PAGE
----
Monday, 30 January 2012

Read & Written

My reading in the past few months include:

"For Whom the Bell Tolls" and "The Old Man and The Sea" by Ernest Hemingway
We spent a week in Cuba recently so what else was I going to do but read Hemingway and drink Mojitos. Unfortunately the Mojitos at the hotel bars were too sweet - Sprite instead of Soda, an outrage - but the Hemingway's were just perfect. My two eldest boys were also deep into novels and at the end of the week they rehearsed their oral book reports for school with me; in turn I presented to them my report on "The Old Man and The Sea" and they were very moved by the tale. So was I.

In this era of e-books I rediscovered a most effective way of selecting by books for the vacation - I went to the local library. The two Hemingway's had been well read, the pages softened by many turnings, and were all the better for it.

"The Information: A History, A Theory, A Flood" by James Gleick
We live in interesting times. Digital technologies are changing the world and quite possibly changing us humans too, and not necessarily for the better. There aren't that many people questioning these changes, mostly they're seen as the unavoidable result of progress, but we may yet regret where they bring us. Some of the writers who do have something interesting to say include Nicholas Carr at Rough Type and Michael Sacasas at The Frailest Thing both of whom I follow closely. This book by Gleick is an excellent analysis of how and why the digital era came about, explained not via the well worn path of micro-processors and Moore's Law but through a synthesis of the ideas that led to information theory. The central character of the very readable tale is Claude Shannon, and the central idea that of entropy - which is explained and explored quite beautifully.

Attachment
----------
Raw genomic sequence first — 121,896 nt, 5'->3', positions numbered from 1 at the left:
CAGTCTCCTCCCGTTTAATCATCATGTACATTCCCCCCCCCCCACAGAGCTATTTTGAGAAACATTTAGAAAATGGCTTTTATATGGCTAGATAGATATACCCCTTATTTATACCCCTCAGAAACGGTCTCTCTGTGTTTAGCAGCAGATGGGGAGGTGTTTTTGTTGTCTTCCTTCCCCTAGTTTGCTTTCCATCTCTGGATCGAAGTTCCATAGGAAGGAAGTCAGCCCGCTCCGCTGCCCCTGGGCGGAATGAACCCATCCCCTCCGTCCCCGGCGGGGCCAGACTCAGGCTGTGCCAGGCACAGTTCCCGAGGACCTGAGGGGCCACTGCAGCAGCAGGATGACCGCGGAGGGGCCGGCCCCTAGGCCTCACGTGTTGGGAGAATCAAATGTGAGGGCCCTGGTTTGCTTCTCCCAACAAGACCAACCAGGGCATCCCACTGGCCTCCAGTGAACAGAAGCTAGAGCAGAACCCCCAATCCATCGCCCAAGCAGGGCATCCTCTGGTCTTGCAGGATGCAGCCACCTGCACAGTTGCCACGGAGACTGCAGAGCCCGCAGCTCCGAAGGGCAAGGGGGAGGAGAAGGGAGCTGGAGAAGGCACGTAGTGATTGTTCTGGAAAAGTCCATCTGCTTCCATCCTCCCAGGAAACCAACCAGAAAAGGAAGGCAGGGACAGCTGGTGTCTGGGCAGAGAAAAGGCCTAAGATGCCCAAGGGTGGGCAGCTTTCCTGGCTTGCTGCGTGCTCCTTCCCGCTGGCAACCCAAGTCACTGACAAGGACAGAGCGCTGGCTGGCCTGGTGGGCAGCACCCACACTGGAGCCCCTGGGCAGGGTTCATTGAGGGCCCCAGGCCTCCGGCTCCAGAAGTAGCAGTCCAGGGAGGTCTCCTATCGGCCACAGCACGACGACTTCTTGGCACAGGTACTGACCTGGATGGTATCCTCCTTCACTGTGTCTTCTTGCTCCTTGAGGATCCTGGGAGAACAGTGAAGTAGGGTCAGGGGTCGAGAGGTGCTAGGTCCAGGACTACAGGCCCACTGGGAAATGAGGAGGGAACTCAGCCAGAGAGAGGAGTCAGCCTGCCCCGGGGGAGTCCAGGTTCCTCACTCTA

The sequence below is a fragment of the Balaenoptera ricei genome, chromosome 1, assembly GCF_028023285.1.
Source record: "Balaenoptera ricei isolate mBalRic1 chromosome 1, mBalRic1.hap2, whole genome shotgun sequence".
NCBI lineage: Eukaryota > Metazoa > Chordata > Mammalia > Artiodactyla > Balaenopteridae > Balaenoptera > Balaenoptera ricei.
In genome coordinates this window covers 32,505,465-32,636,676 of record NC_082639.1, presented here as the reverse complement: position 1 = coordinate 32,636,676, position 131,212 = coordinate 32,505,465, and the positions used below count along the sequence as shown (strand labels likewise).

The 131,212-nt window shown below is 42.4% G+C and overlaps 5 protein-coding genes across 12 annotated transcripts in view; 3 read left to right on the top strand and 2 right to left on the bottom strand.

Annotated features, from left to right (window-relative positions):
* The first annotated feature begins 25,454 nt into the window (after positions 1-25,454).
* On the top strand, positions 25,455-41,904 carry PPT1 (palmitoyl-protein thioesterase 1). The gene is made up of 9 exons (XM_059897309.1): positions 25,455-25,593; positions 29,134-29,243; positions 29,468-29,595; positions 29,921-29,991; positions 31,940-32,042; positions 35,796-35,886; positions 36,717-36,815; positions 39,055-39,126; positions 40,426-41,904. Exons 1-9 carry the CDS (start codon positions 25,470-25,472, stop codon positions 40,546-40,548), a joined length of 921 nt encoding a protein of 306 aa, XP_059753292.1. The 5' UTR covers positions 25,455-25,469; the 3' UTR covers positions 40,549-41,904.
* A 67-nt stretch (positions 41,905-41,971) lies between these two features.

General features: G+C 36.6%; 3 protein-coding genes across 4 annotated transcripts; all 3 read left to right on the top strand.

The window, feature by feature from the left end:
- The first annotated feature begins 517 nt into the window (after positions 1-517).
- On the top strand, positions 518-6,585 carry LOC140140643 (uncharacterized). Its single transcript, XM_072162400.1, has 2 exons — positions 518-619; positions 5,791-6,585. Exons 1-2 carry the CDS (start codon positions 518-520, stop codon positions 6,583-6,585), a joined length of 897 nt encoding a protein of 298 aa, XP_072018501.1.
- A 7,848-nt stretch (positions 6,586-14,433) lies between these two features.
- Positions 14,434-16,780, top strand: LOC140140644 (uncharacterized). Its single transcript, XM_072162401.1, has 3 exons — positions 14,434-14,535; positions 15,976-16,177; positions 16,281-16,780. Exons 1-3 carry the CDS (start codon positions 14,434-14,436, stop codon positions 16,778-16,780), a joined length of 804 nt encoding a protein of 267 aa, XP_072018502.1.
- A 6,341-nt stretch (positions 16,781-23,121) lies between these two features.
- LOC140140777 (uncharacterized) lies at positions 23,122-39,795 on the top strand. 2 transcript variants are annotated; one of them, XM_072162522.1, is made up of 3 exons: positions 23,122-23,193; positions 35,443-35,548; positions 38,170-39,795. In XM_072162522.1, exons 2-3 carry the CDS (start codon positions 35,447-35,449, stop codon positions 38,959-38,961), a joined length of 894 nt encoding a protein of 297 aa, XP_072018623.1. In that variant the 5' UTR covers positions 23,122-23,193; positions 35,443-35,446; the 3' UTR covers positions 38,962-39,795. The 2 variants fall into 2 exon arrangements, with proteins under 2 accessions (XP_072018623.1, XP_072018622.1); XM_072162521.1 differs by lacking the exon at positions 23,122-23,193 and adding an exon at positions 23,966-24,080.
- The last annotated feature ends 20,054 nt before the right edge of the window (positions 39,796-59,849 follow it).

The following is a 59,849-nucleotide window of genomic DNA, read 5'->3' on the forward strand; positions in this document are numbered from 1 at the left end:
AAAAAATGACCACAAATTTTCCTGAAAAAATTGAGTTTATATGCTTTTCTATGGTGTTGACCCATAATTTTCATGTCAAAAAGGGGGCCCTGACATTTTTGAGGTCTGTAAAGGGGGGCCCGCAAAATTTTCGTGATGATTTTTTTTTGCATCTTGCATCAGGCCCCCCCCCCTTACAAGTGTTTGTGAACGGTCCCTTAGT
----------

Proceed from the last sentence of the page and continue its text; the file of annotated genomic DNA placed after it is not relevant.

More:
"Nox" by Anne Carson
This strangely compelling book revolves around the difficulty of translating Poem 101 by Catullus, an attempt to overcome shifting meanings and uncertainties, as Carson tries to reach and understand her eccentric departed brother. It sounds pretentious but it's not - it's moving, challenging, and unlike anything I've read before.  The result of Carson's travail is a new translation of Catullus' ancient elegy for a lost brother and an evocative description of a modern family. It's presented in an unusual format, like a family scrapbook with photos and notes - it wouldn't work as an e-book. It's short but I spent hours with it and loved every minute.

"The Great Gatsby" by F. Scott Fitzgerald
I continued my reading of Fitzgerald. No I hadn't read Gatsby before, somehow. Yes it's brilliant, completely.

"Let the Great World Spin" by Colum McCann
I read in a review that this was the first great novel about 9/11. Well I don't think it has much to do with that at all. Of course the fact that the story revolves around the 1973 tightrope walk between the twin towers means that the images of 9/11 are not far from the front of the reader's mind, but I think this is more about New York and how a city can connect strangers in strange ways. Although I admired and enjoyed each of the sub-plots, I felt there was a lack of an overall plot or a raison d'etre for the unity of a novel. It could just as easily have been a book of short stories - and as I write that I think there may be parallels with "Dubliners" in its structure. But it's a fine piece of writing.

"The Sense of an Ending" by Julian Barnes
If you like Barnes, and I do, then you'll like this book. If you find him cold, pretentious, and preoccupied with style then you'll find ample evidence here to support your opinion. It's not his best book by any means - see Flaubert's Parrot or A History of the World in 10 1/2 Chapters for better - but he deserved to win the Booker so it might as well be for this one.

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